On his return to F1 last season, following a two-year sabbatical to try his hand at rallying, Raikkonen was within sight of main contenders Sebastian Vettel and Fernando Alonso for most of the campaign.
At one stage, after the Belgian Grand Prix in August, Raikkonen was 33 points adrift of then-leader Alonso, but beyond that he never managed to get within striking distance, despite a victory at Abu Dhabi.
The Finn ended the year in third place, 74 points behind the champion Vettel, which was still a remarkable achievement for him and the team based in the small Oxfordshire town of Enstone.
Raikkonen described his 20th career win as "easy", yet despite the success, it is fair to say the team lack the financial clout of their main rivals.
However, the veteran driver, 33, is convinced Lotus can fight it out with Red Bull Racing, Ferrari, Mercedes-GP and McLaren-Mercedes over the next 18 races. "There was a big question mark against us last year as to whether we could keep up with the bigger teams," Raikkonen said. "It's not going to be easy for us. We have the people, all the tools to make it, but money is a big part of it.
"We don't have the same budget as Ferrari, Red Bull or Mercedes, but we saw last year we did well with money and the things we have.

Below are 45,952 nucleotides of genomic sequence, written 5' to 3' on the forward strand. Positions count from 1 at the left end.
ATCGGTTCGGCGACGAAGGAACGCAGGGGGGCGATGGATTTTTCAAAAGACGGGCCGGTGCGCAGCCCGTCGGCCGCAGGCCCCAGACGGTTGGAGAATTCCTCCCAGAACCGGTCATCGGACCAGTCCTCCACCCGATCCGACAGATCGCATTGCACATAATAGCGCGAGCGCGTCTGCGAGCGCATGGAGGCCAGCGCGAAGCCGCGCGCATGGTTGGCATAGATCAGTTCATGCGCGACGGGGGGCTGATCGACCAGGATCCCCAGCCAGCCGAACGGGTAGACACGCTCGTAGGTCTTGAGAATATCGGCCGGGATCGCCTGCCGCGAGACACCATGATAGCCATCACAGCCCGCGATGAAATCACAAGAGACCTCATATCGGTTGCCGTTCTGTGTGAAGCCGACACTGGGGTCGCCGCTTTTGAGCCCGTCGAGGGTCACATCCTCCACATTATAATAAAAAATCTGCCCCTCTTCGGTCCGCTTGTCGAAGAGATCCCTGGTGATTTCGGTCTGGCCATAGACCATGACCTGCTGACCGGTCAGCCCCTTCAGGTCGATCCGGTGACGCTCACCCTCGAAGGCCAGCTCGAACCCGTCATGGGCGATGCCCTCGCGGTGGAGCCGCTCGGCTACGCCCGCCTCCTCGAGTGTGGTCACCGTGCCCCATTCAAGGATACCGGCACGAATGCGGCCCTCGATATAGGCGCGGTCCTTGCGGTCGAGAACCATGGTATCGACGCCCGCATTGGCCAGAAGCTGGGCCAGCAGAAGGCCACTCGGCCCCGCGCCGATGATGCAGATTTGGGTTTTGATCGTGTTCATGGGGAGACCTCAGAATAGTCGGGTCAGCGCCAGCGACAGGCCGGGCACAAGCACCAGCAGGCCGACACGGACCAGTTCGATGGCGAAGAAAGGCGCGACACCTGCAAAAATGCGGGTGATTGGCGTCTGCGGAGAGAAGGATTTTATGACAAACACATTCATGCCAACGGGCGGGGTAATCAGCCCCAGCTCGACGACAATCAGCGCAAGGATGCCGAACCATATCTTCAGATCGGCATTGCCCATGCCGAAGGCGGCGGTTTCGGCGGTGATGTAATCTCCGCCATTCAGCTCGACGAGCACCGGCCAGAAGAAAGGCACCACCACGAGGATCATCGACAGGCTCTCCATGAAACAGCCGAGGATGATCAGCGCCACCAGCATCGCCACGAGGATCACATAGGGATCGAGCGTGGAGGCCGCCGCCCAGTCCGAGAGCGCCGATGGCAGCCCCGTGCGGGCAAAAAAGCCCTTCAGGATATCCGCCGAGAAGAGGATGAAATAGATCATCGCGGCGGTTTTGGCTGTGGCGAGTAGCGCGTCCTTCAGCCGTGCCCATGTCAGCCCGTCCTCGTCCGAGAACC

"If we could get more money that would help, and it will give us a better chance and more fair play against the bigger teams."
The Finn added that he believed the team had a good set-up for the year ahead.
"We have good plans, and if we can follow them up it might be good, it might not," he said.
"If you do things right it will go nicely, but then one thing can change the whole year. If you do a few things a little bit wrong it can turn around and go downhill after that. So we just have to do the normal things, like we did last year, and put good effort into new parts. If we're happy we keep them, if not we have to look more closely.
"So far it has been good, so there is no reason why we can't keep it up."
One of Lotus' key problems is a lack of a title sponsor, unlike the other four teams. Having a major brand behind them presumably would bring in the additional finances required. The team principal Eric Boullier insists negotiations are continuing with a number of potential backers.
"We're doing everything we can," the Frenchman said.
"We're talking to many major partners, and I believe - even if they don't say anything - that they feel we are a top team now, not a one-off that has got lucky."
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